Stock Picking vs. Market Trend

by Olivier on January 28, 2011

Today I decided to reduce my overall market exposure. I sold one third of my portfolio. The fact I treated all my positions the same way is a pretty good description of my intention: I am still happy with all my portfolio components, but I wanted to reduce overall risk and portfolio volatility. Now, while everyone believes to be the best stock picker on earth, the truth is, it is very hard to be somewhat diversified and still achieve a performance showing low correlation to the overall market’s performance. Put another way, even if you are the best stock picker around, if the overall market is going down it will most likely ruin even the best long set-ups and great looking stocks will be dragged down along with the indices.

Of course, and that’s a concept I’ve talked about quite extensively in the past, strong stocks obviously do well in up-trending markets and most often also in sideways moving markets. The problem really is down-trending markets. They tend to drag down the best stocks with them. Great performers will show relative strength compared to their peers i.e. they will give back less. The point is, they will retreat as well. To make a long story short. The best performance is obtained when stocks within a sector move up in unison and when the underlying trend of the overall market supports such a move.

The jury is still out as to whether we will see an orderly pullback, a more or less sideways trading market, or if this might be the beginning of a much bigger correction. The problem is, there is no way to tell beforehand. One can only know when all is said and done. As I cannot look into the future I have to manage risk. That’s why I particularly like the quote from Alan Farley, part of my Quotes Section, that specifically applies to the situation at hand:

Experienced traders control risk, inexperienced traders chase gains. – Alan Farley

The essence of successful trading is putting the emphasis on ‘controlling and managing risk’ as opposed to ‘focusing on out-sized gains’. I’ve been there and done that. No more. I’ve learned my lesson. I know I will find the next winners as I run technical scans on a daily basis and do lots of research. The most important part though, is cutting my losses and managing my risk. That being said, my portfolio is down less than 7% from its peak. Nothing to be worried about. Then again it depends on the context. As I’ve written before, I keep track of my portfolio by charting my equity curve and analyzing it like I analyze the chart of a regular stock. My equity curve chart is showing first signs it might be about to roll over. The faster moving averages are about to generate bearish crosses and there is no immediate buying pressure I can identify as it has basically gone nowhere for 2 months. Combined with the fact we have seen an incredible rally and the markets might be vulnerable at this point I decided it was about time to reduce my overall risk. If there is something I have learned in my 13 years of trading then it is the following:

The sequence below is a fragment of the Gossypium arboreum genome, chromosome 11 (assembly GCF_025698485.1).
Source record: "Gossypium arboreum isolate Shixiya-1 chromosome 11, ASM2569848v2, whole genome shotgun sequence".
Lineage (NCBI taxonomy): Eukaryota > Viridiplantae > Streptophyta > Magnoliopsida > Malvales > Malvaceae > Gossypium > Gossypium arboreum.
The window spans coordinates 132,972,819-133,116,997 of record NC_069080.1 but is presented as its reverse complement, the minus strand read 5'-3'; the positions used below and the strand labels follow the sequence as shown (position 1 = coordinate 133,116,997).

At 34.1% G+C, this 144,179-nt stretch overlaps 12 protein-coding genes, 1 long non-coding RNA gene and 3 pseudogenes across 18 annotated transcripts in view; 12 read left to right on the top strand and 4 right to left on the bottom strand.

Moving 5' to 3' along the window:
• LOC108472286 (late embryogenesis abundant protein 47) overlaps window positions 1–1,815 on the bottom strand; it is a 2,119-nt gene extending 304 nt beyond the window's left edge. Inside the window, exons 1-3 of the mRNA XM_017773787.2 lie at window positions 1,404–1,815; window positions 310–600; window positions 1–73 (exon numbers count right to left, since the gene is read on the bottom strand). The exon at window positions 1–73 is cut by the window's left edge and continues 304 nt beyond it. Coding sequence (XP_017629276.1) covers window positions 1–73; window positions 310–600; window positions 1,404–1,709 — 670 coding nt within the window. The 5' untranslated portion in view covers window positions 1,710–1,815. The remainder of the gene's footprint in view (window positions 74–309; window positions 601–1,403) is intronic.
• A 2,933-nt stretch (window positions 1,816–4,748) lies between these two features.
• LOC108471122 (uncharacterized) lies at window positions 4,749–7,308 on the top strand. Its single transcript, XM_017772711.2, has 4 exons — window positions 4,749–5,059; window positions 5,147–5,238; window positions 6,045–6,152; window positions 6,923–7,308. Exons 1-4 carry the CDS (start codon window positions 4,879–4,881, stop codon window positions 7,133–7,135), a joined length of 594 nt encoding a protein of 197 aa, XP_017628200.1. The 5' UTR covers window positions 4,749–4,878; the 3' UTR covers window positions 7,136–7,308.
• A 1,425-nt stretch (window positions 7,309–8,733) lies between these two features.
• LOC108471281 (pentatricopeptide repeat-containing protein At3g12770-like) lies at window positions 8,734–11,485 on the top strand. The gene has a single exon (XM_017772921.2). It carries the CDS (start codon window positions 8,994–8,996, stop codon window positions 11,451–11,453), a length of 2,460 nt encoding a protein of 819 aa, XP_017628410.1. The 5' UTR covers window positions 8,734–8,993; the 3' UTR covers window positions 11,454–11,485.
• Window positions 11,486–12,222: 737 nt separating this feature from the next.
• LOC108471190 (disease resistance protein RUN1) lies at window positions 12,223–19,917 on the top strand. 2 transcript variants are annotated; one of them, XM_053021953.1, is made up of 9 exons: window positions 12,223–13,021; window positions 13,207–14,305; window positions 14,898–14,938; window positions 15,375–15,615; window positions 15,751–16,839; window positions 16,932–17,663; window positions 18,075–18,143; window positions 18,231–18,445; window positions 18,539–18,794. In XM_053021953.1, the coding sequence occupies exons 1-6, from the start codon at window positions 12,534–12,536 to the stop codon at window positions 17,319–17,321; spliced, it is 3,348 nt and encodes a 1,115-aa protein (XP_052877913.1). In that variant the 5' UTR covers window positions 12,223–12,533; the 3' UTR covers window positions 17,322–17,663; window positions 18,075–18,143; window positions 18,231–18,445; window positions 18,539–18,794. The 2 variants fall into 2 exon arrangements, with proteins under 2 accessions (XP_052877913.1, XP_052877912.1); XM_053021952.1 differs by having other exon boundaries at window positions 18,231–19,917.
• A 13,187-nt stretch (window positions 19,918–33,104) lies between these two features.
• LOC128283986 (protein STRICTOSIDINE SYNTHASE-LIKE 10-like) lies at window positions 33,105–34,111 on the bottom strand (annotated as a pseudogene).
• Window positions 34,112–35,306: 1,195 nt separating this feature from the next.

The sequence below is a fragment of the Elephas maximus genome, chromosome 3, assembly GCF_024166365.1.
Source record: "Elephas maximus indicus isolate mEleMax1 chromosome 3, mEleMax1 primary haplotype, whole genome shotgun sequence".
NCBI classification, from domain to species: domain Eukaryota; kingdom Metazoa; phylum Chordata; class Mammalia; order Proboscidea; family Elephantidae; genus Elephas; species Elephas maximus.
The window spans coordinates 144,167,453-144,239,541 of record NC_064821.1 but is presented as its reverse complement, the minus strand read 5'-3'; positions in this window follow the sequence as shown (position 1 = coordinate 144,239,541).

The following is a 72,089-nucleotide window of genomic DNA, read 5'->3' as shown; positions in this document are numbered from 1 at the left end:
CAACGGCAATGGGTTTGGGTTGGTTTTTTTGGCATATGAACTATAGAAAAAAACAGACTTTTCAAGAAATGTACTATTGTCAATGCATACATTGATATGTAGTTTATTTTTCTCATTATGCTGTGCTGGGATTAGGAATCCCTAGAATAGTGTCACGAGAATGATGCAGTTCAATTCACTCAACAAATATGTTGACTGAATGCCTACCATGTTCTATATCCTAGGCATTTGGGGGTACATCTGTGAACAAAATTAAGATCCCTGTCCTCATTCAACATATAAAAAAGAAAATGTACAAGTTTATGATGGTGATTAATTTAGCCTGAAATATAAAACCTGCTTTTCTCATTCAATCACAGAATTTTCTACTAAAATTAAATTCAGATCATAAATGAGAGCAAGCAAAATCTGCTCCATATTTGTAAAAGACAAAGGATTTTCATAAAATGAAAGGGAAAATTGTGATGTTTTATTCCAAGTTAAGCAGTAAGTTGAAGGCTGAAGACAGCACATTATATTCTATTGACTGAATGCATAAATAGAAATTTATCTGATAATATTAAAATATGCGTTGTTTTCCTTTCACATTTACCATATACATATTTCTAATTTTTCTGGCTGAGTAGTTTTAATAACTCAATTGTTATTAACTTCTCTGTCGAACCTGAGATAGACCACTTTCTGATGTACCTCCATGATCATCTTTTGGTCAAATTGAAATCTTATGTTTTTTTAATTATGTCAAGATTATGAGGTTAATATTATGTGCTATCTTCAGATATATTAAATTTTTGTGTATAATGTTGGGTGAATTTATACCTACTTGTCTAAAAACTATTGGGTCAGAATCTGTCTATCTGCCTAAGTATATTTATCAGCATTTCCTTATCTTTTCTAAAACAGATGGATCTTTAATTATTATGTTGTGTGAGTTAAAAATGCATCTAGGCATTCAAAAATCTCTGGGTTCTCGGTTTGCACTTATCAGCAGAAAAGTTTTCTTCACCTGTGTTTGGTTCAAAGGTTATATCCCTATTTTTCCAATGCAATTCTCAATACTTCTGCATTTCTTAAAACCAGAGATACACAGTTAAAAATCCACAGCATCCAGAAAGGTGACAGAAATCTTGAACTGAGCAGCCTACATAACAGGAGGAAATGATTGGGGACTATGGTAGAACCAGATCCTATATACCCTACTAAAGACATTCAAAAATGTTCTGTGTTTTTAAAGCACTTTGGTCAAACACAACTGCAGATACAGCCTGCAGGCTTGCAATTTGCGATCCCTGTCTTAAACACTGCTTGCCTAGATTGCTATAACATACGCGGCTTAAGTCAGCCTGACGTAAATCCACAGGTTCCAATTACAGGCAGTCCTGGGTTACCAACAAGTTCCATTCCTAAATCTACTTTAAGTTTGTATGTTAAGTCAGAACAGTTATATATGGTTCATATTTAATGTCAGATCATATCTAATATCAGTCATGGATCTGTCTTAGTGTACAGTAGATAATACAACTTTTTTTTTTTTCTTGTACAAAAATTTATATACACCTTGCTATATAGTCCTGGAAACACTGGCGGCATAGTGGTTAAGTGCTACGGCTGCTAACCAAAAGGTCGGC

There is never a shortage of opportunities and one can always get back in.

On to my portfolio positions:

  • DNN DML.TO – Denison Mines: Uranium is still the one sector I am most bullish going forward. The 60 minute chart of DNN shows DNN is trapped in a trading range between 3.20 and 3.60. The way I see it, Uranium stocks are gathering steam for a breakout to the upside. How long will it take until they stage a breakout? I have no idea. All I know is that odds are high they will. The U.TO – Uranium Participation chart is unambiguous. Uranium wants to go higher.
  • UEX.TO – UEX Corp.: Sure enough UEX.TO zoomed higher right after I sold part of my position. Do I care? Not really. That’s simply part of the game.
  • LNG – Cheniere Energy: The short squeeze set-up is still in play but the chart needs more time to build up pressure.
  • TMB.TO – Tembec: Ugly price action. Then again we witnessed a huge run-up and my updated public list chart now shows a bullish wedge/flag consolidation pattern. The most recent long tails might be an indication that sellers are getting exhausted. We now need follow through to the upside to validate this assumption.
  • CNL.TO – Continental Gold: Moving up well with the price of gold today. Might act as a hedge if the markets tank and gold bounces from these levels.

I’ve never seen a situation where having money made it worse. – Woody Allen

My public list with all my charts can be viewed here:

Buenas noches!

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